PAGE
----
A lucky accident

Patricia Canterbury

Photo By Larry Dalton

Patricia Canterbury is one of those people whose résumés make you scratch your head and wonder, “How do they do it?” A poet, short story writer and novelist, she also serves as president of the local Soroptimists Club and is a tireless city booster. Canterbury is also a political scientist who once presented a paper to the United Nations Women’s Conference in Nairobi, Kenya. On top of all this, she works full time as assistant executive officer on the Board for Professional Engineers and Land Surveyors. Her recent books are mysteries, which follow the adventures of young African-American girls in historic Northern California and the eclectic towns along the contemporary Sacramento River Delta.

Let’s talk about your new book, Carlotta’s Secret.

The writing circle I’m in started this thing where we pull phrases out of a hat. One time I drew this piece of paper that read, “There was something about the way she said welcome that … “ I thought that was a great opening line for a mystery.

This one is a story about an 11-year-old girl from New York who has moved with her parents to the town of Willow Springs, which is basically Courtland [delta town about 15 miles south of Sacramento]. It’s about all of her friends who live on her street and they are known as the “Webster Street gang.” It’s a very eclectic, very diverse, neighborhood, like most delta towns. It’s the first of what will be eight books called the Delta Mysteries, which are contemporary. They’re for 6- to 9-year-olds. They’re not mysteries where people get killed. Things get stolen, people do things that are kind of magical. Then Carlotta and the Webster Street gang go about solving them.

Tell me about your first book, the Secret of St. Gabriel’s Tower.

It’s a book for 9- to 14-year-olds. It’s the first book of the Poplar Cove series. The next book is due out Christmastime of 2002.

Poplar Cove is the name of a fictional “colored” town in Northern California. It’s one of three books that basically follow the adventures of three 11-year-old girls. Poplar Cove is basically Mendocino in the 1920s. I had to do a lot of research. Everything from ice-boxes to gas stations that were still sort of livery stables and not quite gas stations, who had phones and who didn’t, that sort of thing.

The books provide a sort of history lesson and they can be used by English teachers, history teachers et cetera. I didn’t mean for it to be a history lesson, it’s just an extra blessing that came out of my research.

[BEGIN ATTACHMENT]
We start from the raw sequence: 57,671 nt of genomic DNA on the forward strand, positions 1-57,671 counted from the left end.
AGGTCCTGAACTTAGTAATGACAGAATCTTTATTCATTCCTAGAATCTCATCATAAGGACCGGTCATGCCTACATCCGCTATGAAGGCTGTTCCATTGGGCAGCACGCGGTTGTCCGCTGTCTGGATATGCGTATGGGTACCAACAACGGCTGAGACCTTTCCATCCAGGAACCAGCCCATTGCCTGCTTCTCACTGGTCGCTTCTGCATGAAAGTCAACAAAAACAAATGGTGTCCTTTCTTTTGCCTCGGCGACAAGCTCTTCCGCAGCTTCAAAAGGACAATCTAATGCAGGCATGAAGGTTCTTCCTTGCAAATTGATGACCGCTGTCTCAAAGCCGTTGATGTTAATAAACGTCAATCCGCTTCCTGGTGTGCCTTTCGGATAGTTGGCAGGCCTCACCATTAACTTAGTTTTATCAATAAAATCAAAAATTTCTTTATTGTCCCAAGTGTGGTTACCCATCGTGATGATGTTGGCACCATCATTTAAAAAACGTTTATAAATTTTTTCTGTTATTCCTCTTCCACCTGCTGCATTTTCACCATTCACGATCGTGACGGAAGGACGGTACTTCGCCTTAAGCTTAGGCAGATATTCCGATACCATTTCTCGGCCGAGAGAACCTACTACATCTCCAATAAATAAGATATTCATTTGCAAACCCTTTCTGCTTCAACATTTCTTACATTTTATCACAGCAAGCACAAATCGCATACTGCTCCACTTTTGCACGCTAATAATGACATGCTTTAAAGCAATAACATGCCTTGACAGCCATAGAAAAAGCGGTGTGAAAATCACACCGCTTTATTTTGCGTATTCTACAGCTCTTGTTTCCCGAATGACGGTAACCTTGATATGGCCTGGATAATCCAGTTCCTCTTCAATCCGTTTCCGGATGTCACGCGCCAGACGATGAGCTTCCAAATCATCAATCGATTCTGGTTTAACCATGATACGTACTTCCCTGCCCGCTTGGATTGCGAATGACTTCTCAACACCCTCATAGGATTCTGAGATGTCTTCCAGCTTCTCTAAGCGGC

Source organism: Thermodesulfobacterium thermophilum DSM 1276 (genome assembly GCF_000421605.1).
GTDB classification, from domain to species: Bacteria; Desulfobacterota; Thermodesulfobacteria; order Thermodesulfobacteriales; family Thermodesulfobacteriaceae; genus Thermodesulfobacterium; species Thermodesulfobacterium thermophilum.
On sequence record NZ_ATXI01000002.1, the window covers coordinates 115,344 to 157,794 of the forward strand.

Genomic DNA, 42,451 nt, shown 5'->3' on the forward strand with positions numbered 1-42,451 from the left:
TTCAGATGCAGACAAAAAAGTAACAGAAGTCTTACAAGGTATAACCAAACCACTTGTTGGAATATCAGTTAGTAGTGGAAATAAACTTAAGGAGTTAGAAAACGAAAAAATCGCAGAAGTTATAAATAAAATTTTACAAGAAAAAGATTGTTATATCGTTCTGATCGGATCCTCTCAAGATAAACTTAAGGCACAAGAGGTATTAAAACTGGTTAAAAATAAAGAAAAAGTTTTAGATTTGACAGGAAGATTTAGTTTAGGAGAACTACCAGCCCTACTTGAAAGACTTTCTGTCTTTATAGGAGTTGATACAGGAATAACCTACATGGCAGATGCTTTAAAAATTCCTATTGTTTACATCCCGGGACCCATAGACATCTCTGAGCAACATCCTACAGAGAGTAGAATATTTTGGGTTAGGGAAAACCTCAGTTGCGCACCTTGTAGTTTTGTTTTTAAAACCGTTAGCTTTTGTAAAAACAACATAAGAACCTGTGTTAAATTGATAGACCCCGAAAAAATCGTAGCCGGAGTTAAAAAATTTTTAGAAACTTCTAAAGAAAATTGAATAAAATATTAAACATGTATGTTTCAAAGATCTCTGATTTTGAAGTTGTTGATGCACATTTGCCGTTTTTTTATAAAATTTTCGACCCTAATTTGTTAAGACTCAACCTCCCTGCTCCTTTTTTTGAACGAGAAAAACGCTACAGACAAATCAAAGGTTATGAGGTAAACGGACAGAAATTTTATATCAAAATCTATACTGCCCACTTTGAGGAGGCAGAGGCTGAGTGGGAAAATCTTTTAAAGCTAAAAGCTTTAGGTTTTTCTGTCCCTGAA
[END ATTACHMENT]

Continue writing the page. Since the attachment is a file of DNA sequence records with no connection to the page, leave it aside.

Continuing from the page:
There is a companion piece which, written by Dr. Ruth Wharton, will be published early 2002. It’s for fourth-, fifth- and sixth-graders and it expands on some of the historical detail. For example, when you speak to today’s children about polio, they have no idea what that is. So there’s a whole chapter dealing with that.

In the second book I talk about how young women, particularly young women of color, had to move around to find work and mostly lived in boarding houses as opposed to living with their parents.

I don’t usually think of children’s literature as often having a strong sense of place.

No. But I have a very strong sense of place. I grew up in Sacramento and I think there’s something really special about this place, it’s so green and full of trees. I want to share that with other people.

How do you manage writing all of these books and holding down a full-time job at the state and doing everything else?

I’m very organized. I have my day planner. I pencil myself in to write at least a half hour or an hour every day. Sometimes it’s garbage. Sometimes it’s good.

Why children’s books?

I didn’t think I was going to write children’s books. I got the idea for the Poplar Cove story. There where these three little girls saying, “You have to write me! You have to write me!” Carlotta was the same way, she just said “You have to write stories about me.” I believe in listening to my muses. So here I am, the author of children’s books. I’m loving it.

What do you think of Sacramento’s literary community?

You mean how absolutely wonderful it is? [Laughing]


People don’t realize how many absolutely wonderful writers we have here. We have some of the finest historians. The whole Sacramento area has a plethora of literary writers. Not matter what genre you’re talking about, you can find somebody who is nationally known. Sometimes I think we’re the best-kept secret in the world. On any given night you can hear poetry being read. I mean any night. If you like music it’s here, literature, theater, it’s here.